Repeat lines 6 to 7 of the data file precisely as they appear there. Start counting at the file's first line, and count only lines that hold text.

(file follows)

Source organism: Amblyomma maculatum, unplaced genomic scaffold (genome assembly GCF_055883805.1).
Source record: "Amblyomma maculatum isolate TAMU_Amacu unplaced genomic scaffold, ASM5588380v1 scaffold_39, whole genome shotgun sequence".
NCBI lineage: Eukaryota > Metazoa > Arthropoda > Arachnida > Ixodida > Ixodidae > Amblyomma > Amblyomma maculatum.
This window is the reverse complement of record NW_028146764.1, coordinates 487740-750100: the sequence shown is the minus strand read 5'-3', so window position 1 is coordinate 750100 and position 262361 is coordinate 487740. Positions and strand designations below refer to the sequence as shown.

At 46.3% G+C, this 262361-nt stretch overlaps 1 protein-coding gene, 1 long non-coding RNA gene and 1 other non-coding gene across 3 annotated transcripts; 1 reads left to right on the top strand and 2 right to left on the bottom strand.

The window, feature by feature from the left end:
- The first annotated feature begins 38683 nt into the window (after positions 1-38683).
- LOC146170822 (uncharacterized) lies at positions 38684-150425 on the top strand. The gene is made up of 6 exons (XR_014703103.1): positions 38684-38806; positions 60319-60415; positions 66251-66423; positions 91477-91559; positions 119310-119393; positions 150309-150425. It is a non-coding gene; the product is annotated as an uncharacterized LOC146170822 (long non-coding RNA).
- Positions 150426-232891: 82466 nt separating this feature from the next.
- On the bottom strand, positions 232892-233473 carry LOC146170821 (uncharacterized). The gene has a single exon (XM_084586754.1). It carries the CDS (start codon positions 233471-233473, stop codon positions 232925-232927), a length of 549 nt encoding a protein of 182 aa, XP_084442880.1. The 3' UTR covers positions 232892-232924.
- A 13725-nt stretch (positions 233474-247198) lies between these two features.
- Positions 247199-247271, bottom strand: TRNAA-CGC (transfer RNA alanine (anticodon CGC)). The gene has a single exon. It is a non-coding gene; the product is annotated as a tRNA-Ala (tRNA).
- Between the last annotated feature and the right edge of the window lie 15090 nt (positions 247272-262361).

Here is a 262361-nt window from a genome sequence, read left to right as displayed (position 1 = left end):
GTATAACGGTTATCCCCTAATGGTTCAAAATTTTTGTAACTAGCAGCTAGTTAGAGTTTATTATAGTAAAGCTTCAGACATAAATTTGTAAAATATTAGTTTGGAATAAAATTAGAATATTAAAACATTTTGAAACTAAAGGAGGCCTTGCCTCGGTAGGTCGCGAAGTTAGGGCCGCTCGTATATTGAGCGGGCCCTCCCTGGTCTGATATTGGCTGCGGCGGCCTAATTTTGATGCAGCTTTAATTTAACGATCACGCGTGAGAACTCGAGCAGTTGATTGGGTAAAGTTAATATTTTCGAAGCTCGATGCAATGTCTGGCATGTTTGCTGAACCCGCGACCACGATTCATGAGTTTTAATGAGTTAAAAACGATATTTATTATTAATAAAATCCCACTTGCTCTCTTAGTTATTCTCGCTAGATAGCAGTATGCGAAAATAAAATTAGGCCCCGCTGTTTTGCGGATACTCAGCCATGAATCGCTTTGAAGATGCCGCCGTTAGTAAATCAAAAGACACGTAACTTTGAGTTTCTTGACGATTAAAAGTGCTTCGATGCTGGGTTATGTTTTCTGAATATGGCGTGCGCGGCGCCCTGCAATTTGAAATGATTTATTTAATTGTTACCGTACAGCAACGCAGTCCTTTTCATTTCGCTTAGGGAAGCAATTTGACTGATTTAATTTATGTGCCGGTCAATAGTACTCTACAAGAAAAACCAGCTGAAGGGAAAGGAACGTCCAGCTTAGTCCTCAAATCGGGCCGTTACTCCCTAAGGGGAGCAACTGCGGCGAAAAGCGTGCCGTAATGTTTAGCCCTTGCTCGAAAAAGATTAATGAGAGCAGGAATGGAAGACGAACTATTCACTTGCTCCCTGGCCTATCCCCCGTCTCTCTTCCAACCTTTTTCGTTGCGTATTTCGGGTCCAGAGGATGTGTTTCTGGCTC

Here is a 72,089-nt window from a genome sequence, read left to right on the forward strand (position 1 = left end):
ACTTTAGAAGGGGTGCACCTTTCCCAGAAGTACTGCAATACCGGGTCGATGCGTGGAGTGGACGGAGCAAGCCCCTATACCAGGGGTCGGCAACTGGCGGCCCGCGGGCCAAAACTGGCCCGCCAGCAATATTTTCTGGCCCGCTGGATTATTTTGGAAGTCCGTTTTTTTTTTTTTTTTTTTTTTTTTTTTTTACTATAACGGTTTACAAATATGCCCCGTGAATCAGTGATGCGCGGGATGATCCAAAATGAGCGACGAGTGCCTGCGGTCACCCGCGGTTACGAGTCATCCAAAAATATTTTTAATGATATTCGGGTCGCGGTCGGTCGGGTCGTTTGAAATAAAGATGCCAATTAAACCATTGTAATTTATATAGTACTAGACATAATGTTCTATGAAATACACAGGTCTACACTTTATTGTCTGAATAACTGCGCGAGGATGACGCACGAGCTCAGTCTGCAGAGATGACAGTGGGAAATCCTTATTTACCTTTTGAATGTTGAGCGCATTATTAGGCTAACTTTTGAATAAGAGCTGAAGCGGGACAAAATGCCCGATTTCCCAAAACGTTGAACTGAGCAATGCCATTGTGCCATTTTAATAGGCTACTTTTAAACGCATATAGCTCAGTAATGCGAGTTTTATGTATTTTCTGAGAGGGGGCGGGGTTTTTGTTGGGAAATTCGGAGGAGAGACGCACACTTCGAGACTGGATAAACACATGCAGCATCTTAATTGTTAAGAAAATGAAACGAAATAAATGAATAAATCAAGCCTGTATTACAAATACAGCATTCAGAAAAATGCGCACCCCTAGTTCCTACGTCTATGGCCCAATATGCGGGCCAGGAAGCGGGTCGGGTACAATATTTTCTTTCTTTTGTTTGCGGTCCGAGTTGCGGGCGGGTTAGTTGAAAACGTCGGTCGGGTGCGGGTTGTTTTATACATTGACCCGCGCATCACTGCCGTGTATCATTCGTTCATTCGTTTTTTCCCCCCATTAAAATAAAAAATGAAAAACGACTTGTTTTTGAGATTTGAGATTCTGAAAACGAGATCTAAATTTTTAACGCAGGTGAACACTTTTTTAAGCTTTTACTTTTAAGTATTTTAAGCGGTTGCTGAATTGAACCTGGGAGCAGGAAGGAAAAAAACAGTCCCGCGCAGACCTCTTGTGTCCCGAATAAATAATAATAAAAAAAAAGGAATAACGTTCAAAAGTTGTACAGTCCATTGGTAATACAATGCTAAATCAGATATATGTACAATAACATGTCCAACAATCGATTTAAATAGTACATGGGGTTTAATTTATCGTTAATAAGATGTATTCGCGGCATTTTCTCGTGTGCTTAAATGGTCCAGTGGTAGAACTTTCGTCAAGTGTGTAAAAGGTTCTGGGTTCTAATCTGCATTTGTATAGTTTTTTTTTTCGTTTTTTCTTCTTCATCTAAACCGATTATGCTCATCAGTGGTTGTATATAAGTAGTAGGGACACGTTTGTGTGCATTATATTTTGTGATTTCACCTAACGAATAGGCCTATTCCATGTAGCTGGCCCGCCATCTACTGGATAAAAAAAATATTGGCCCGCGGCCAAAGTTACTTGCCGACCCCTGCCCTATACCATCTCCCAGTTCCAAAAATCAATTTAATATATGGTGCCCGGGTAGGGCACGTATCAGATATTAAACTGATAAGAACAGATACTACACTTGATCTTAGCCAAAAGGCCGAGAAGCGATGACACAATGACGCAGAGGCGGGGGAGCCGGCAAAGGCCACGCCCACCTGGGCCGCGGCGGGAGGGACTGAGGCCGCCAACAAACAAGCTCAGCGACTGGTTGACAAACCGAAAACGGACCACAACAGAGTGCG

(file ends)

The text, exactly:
The window, feature by feature from the left end:
- The first annotated feature begins 38683 nt into the window (after positions 1-38683).